When Britain invaded Soviet Russia

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Invading Allied Troops in Russia

Within months of the victorious October revolution British forces landed in northern Russia, the start of a counter-revolutionary armed intervention. In an article that first appeared in Militant, No.511, 11 July 1980,  reviewed When Britain Invaded Soviet Russia (The Journeyman Press, 1979), by Andrew Rothstein, the previously obscured story of ‘the consul who rebelled’.

In 1917 the workers and peasants of Russia rose against the tsarist dictatorship and established the world’s first workers’ state. With Britain in the lead, the imperialist powers launched a ruthless military intervention in support of the Russian militarists, landowners and capitalists, in an effort to destroy the new-born socialist state and restore the old regime.

Andrew Rothstein’s book relates the history of the imperialist powers’ moves against the Russian revolution, and shows the key role played by the British government – especially Lloyd George and the war-mongering Winston Churchill. But the special focus of this fascinating and original study is the story of Douglas Young, the British Consul at Archangel in 1917/18. Young is the consul who rebelled against his masters’ brutal counter-revolutionary policy and especially against the – to him – shocking duplicity with which the Foreign Office conducted its diplomacy.

Young was far from sympathising with the Bolsheviks; if he supported anybody, it was the Russian ‘liberals’, the Constitutional Democrats. But unlike the “exclusive class bureaucracy”, which ran the Foreign Office, Young saw at first hand the profound social crisis which had destroyed tsarism, and recognised the mass support for the Bolshevik government. After October 1917, Young became increasingly alarmed at the growing discrepancy between the British government’s declared policy and the menacing steps they were actually taking in the Archangel-Murmansk region.

Young repeatedly called to London for “clarification”, expressing his opposition to intervention on principle and particularly criticising the bungling, inept manner in which the “amateur Russian and allied conspirators” were going about things. But British imperialism was out to strangle a revolutionary threat to landlordism and capitalism and was not in the least concerned about the scruples of a minor consular officer.

Young, however, would not just fall into line. After sending a memorandum to the Foreign Office which was ignored, a letter to The Times, which had little effect, he then wrote to the Herald, the Labour paper which had replaced the old Daily Herald. Thus in December 1918, just before the so-called ‘khaki election’, when Lloyd George’s reactionary coalition was fighting to return to power and the ruling class’s anti-Bolshevik crusade was at its height, a dissident Foreign Office official caused a sharp shock to the system by publicly puncturing official propaganda with his devastating denunciation of British policy in Russia.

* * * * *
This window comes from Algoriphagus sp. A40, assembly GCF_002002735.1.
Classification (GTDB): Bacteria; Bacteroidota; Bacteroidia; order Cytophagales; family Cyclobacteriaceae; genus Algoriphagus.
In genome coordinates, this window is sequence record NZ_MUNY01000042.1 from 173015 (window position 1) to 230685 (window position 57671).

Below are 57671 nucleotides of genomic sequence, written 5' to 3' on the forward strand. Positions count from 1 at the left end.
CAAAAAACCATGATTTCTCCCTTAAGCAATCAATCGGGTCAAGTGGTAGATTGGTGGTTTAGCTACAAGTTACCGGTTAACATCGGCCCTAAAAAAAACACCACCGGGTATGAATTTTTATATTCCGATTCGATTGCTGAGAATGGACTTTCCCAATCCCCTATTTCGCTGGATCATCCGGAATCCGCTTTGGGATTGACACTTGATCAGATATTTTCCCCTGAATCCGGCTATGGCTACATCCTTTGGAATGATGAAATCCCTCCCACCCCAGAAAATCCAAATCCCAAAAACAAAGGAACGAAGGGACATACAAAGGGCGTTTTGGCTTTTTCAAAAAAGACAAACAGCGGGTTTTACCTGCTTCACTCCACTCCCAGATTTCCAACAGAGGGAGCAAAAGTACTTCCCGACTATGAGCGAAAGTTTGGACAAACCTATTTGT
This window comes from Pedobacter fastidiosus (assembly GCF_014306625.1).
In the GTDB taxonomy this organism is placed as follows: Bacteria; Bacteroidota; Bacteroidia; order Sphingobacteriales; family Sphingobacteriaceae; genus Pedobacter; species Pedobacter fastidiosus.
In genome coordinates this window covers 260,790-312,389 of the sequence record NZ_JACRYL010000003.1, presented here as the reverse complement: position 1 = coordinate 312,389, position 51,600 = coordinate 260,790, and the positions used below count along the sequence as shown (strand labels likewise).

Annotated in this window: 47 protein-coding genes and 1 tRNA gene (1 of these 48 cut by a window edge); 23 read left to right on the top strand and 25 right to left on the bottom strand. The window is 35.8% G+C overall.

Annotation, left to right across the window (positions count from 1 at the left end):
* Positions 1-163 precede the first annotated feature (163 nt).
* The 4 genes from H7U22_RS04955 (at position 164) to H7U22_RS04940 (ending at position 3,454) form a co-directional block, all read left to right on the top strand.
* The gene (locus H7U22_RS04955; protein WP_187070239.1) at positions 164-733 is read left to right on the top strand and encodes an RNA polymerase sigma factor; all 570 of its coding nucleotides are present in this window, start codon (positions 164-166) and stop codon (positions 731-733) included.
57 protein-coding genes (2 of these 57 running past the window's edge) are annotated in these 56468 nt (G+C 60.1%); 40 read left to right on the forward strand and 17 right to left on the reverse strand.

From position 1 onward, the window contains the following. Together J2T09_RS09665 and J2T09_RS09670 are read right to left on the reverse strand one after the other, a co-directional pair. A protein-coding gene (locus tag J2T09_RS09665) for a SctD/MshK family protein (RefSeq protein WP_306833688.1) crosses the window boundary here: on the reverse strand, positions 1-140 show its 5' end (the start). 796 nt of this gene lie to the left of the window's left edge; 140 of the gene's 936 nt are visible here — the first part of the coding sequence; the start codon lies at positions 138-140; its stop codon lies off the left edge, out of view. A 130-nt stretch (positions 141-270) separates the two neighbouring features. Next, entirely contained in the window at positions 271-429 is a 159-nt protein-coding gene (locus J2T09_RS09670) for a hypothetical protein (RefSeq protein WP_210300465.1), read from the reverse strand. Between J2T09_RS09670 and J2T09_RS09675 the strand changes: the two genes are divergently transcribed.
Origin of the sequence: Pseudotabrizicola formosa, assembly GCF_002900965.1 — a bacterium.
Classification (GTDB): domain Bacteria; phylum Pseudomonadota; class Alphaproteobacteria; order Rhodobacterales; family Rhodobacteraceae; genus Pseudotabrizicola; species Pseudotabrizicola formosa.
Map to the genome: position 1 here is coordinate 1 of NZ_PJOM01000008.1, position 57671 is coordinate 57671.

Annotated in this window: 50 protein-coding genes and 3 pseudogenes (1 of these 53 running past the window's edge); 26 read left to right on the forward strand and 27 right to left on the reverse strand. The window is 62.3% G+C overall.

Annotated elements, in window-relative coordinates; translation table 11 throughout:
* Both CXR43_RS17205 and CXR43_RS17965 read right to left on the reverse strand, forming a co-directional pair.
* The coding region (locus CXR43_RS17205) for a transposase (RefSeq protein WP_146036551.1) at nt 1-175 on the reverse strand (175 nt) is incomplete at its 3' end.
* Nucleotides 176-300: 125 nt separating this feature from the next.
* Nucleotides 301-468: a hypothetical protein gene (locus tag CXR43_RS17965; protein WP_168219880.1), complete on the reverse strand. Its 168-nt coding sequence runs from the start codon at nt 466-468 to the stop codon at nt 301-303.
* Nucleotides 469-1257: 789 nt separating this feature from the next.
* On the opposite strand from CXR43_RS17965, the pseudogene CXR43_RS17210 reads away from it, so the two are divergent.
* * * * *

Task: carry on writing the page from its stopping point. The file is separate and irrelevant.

“This British government played a dirty, double game with the Soviet government in Russia”, wrote Young in the Herald. “First they gave a solemn assurance which was published over my name in the Archangel press, that they had no annexationist intentions and that they would not interfere in the internal affairs of Russia. This was accepted… as meaning that the British government intended no military action against the Soviet government. Then they stabbed that government in the back by forcing a landing of allied troops at Archangel under specious pretext”.

The violence and massive bloodshed which the capitalists’ propagandists to this day still blame on the October revolution – in reality a virtually painless transformation – was primarily the responsibility of the imperialist powers, who fostered and sustained a bloody counter-revolution which forced the Bolsheviks into three years of devastating civil war.

Secret FO memorandum

Rothstein describes the allied powers’ intervention, filling in new details from recently released official archive material. He shows that British capitalism’s decision to back the counter-revolution with money, arms and men was taken as early as December 1917.

The War Office adopted a Foreign Office memorandum which declared (of course) that Britain had no intention of interfering in Russia’s internal politics – but at the same time quite cynically proposing to give financial and military support, all over Russia, to none other than the counter-revolutionaries.

The government tried to cover its crude interventionism with a scanty fig leaf: Britain was merely “preventing war supplies from falling into German hands”. But while claiming that it was necessary to maintain a Russian front against the German armies (regardless of the Bolsheviks’ withdrawal from the war), allied forces were fighting Bolsheviks in regions where the German armies had never set foot.

The British military commanders on the spot were at least less hypocritical. Major General Poole, commander of the British expedition to Archangel, commented, “there [in Archangel] we could easily consolidate the government [ie of pro-imperialist, anti-Bolshevik representatives]… We could reap a rich harvest in timber and railway concessions and control of two northern posts”. In May 1918, the war cabinet despatched the first military expedition to northern Russia, which began Britain’s counter-revolutionary offensive.